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Gabriola locations among Heritage BC’s newly designated Japanese-Canadian historic sites.
On April 01, 2017, BC Minister for Multiculturalism Teresa Wat announced a list of 56 historic sites with significance to Canadians of Japanese descent. They include two locations in Silva Bay – the Sunrise Sawmill and Koyama’s Fishcamp. The 56 sites were selected from more than 176 province-wide places nominated last year as part of Heritage BC’s Japanese-Canadian Historic Places Project.
The background research on Gabriola’s sites is detailed below.
The Japanese of Silva Bay, Gabriola Island BC
Research by Ivan Bulic for Gabriola Historical and Museum Society (August 2016)
Japanese began immigrating to BC in significant numbers at the end of the 19th century. Most settled in Vancouver and Steveston where they worked in the fishing industry or operated small businesses.
But they also lived in smaller Japanese communities on Vancouver Island and the Gulf Islands, including Silva Bay on the Southeast shore of Gabriola Island. As far as we are aware, Japanese lived on Gabriola and adjoining Mudge Island from before 1914 until 1942.
The impact of Japanese settlers and businesses on Gabriola Island’s social and economic development in the early 20th century was significant and remains today in the form of successor businesses.
1911 Canada Census:
The earliest record of Japanese persons living on Gabriola Island is found in the 1911 Census of Canada which lists eight Japanese residents on South Gabriola: K. Manakora age 34, K. Shimada age 30, and T. Haseguwa age 21, with occupations given as loggers.
Fukurama age 44, S. Shimuza age 34, K. Tsumi age 32, D. Yada age 32 and G. Hayanaka age 37, are listed as “fishermen” employed at the “cannery.”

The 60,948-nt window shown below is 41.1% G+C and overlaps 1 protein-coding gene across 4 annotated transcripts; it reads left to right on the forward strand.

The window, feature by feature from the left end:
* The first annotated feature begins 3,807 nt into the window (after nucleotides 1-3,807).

An early Gabriola settler remembered the Japanese as arriving to before 1914 and living in Silva Bay, and on nearby Valdes Island, where they worked as fishers. The eight Japanese residents listed in the 1911 Census do not re-appear in subsequent records, nor are they listed in the 1921 Census. We do not know how long they continued to live on Gabriola after 1911, or where they went after leaving the island.
Yoshimatsu Shinde and the Sunrise Lumber Company:
Yoshimatsu Shinde emigrated from the village of Mio-mura in Wakayama Prefecture to Steveston, BC sometime in the late 19th century.
According to Japanese historian Hisakazu Nishihama, the first Mio immigrant arrived in Steveston in 1888. Over the next two decades so many others followed that Mio immigrants made up the majority of Steveston’s Japanese-Canadian fishing community. As late as 1940, over 2,000 immigrants from Mio and their descendants still lived in the Steveston area.
In Steveston, Shinde married, had two sons, Kichitaro and Yoshiharu, and fished until 1912 when he opened a grocery and general store. The successful business was destroyed in the Great Steveston Fire of 1918.
Sunrise Lumber Co., South Gabriola, BC, established in 1919.
Y Shinde President & Manager.
K. Shinde Sales manager.
Manufacturers of Fir Cedar Spruce Hemlock; Finish Lumber, Dimensions (2X4s), Ties, Boxes.
Daily production capacity 15,000 board feet.
A capacity of 15,000 board feet indicates a smaller mill, as large industrial mills of the time produced about 200,000 board feet a day.